While these patches are used for menopause, trans people also rely on them for feminising hormone therapy. Starting feminising hormones is an individual decision for trans women and non-binary people recorded male at birth. Oestradiol induces feminine physical characteristics like breast growth and fat redistribution which helps with gender dysphoria – the distress that occurs due to a mismatch between one’s body and internal sense of gender. Feminising hormone therapy improves psychological functioning and is often crucial for trans people.

 

While the exact number of trans people is unknown, approximately 0.5 per cent to three per cent of the population are trans – and roughly half of these will want feminising hormone therapy. So, if we do the maths, working on the basis that Australia has a population of around 27 million, that’s roughly 67,500 – 405,000 people. And our research shows 14 per cent of those using feminising hormone therapy use an oestradiol patch – which is roughly 9,450 to 56,700 people.

 

It’s worth noting that there are problems with suddenly stopping the hormone that include bone loss, hot flashes, insomnia, headaches, mood swings, fatigue, aches and pains, and the list goes on.

All of this adds to an increasing demand which just isn’t being matched by supply.


 

Are there any alternatives to patches?

 

There are, but they’re not on the Pharmaceutical Benefits Scheme (PBS) where the Australian Government subsidises the cost of medicine. Estrogel is another form of oestradiol (in gel form) that is absorbed through the skin and is a great alternative but, because it’s not on the PBS, it costs around double the price of Estradot and Estraderm. This takes us back to the supply-and-demand issue. Because Estrogel costs more, that price point puts more pressure on demand for Estradot and Estraderm.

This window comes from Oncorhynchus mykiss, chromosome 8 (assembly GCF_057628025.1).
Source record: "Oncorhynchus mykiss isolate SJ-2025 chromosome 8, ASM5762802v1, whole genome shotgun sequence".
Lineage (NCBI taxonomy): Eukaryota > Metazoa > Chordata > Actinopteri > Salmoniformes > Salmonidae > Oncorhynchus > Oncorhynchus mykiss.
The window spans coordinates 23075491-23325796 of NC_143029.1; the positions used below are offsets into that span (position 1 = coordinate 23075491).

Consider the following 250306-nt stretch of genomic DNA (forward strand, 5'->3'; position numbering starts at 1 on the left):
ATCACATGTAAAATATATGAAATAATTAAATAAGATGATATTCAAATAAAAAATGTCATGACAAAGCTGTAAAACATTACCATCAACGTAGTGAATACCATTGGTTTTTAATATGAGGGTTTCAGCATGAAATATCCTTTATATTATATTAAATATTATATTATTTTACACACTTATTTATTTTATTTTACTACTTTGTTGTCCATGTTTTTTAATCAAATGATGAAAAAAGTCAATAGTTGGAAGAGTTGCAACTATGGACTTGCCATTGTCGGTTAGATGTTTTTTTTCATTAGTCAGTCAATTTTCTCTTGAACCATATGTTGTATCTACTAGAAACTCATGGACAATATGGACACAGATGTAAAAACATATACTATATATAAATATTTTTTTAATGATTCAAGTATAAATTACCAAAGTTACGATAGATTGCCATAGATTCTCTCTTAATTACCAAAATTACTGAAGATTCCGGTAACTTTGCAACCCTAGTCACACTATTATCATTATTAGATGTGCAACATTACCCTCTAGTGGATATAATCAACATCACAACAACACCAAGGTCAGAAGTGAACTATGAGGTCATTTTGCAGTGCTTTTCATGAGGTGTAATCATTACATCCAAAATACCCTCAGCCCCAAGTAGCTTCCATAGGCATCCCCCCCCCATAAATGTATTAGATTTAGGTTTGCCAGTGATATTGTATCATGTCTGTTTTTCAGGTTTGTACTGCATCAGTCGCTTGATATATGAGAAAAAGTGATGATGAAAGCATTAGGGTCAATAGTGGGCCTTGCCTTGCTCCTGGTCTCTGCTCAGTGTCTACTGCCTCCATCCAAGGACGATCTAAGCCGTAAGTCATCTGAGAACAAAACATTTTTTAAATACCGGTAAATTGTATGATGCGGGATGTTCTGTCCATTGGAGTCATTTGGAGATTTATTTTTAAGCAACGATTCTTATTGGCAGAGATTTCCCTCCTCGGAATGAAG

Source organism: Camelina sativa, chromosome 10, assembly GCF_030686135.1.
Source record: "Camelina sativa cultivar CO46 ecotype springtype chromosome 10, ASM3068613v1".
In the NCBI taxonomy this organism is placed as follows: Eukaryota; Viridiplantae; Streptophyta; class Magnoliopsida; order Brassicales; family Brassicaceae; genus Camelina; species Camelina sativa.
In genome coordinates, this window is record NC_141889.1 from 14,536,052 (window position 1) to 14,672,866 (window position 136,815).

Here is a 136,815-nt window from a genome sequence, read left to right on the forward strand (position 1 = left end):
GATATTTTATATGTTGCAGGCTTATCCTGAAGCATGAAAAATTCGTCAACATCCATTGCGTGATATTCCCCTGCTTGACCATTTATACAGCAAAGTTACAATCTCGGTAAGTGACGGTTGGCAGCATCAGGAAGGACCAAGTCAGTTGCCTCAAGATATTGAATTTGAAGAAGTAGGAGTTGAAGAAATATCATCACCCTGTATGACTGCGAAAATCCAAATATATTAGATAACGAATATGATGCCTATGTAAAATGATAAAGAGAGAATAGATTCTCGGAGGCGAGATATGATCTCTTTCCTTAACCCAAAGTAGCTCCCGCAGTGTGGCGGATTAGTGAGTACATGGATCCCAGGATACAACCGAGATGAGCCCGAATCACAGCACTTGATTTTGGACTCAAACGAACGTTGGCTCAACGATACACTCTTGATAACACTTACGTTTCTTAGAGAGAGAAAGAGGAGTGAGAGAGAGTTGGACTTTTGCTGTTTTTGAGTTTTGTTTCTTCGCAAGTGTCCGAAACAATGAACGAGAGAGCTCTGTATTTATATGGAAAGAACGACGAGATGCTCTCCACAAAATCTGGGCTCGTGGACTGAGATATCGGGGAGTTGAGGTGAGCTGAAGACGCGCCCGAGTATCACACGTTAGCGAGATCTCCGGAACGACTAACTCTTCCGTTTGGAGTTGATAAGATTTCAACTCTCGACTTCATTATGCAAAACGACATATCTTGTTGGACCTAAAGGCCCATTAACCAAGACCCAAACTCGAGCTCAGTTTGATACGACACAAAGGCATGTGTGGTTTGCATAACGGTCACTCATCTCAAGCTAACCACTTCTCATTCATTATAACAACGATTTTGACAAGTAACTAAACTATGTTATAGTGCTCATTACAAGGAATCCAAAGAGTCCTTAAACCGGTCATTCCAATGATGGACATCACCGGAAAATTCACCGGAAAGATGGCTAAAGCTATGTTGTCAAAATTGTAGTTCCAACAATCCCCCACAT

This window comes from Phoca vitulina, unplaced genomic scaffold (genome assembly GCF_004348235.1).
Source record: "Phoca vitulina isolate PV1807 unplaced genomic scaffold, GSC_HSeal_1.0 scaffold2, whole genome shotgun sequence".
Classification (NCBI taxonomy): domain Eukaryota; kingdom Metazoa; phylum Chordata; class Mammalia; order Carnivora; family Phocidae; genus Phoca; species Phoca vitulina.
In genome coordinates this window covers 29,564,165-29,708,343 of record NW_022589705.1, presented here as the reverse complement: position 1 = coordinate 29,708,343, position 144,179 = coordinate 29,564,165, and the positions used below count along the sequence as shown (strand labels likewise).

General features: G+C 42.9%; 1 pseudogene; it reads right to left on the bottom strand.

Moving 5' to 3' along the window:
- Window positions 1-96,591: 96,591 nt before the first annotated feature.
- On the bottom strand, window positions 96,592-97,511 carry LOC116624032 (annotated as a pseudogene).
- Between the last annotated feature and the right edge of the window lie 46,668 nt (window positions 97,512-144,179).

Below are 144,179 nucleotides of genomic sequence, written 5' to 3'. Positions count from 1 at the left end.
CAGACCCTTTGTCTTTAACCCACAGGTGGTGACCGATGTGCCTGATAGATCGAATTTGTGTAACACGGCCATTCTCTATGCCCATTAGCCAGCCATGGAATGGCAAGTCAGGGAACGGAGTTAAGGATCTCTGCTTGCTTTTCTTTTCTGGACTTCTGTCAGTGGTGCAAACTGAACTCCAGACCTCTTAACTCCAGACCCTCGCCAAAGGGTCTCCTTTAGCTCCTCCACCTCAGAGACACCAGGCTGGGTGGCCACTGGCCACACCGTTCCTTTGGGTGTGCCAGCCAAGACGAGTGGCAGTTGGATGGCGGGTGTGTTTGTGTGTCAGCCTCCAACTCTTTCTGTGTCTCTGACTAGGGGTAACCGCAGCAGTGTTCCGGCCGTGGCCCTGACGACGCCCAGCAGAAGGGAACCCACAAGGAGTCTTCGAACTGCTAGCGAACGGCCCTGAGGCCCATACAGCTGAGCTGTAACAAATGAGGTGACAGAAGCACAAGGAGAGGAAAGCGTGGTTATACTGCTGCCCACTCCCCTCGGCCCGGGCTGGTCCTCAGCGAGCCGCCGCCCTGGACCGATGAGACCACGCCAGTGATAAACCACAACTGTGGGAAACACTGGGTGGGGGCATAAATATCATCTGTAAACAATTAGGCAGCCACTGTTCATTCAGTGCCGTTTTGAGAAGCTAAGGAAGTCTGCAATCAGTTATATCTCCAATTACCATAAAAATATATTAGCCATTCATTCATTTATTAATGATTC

There’s also now a lack of oestradiol implants. About ten years ago, these implants (a little pellet inserted under the skin like the Implanon contraceptive), which are a fabulous option, were available. But the implant manufacturer stopped making them altogether and they have never been replaced. Once inserted, the implants lasted six to nine months, negating the need to use patches regularly or take tablets. Globally, there is now only one manufacturer making a similar product called Estrapel. It’s not routinely available in Australia, although a handful of doctors here bypass the standard route and import it themselves with some special paperwork.

 

All of this tell us that Australia desperately needs a more stable supply of oestradiol options, but it looks uncertain whether those people who rely on these medications will get that stability any time soon. In the meantime, for anyone affected by Australia’s oestrogen patch shortage, go and speak to your doctor to discuss alternative options like tablets or gels.


 

A trans woman laughing and smiling happily, while standing outdoors. There is an oestrogen patch on her upper arm.

A trans woman with an oestrogen patch on her arm. Image credit: Renata Angerami.


Where can I find more information about oestradiol options for trans people?


Trans or gender diverse people looking to start gender-affirming hormone therapy can find more information about accessing hormones in Australia in this blog post.


You can learn more about the different options for Oestrogen, Anti-androgen and Progesterone hormone therapy available in Australia in this blog post.


You can also read more about our research on oestrogen gender-affirming hormone therapy, including the relationship between oestradiol levels and mental health and wellbeing, and oestradiol implants. We also have numerous peer-reviewed publications exploring the use and impact of oestrodiol.



 

Author:


A/Prof Ada Cheung (she/her) is an Endocrinologist at Austin Health and a NHMRC & Dame Kate Campbell Research Fellow at The University of Melbourne. Driven by community need and working with the trans community, she established the Trans Health Research group and is an unwavering ally. She has won a number of national and international awards for research excellence and outstanding community leadership and is committed to training MD & PhD students and trans researchers.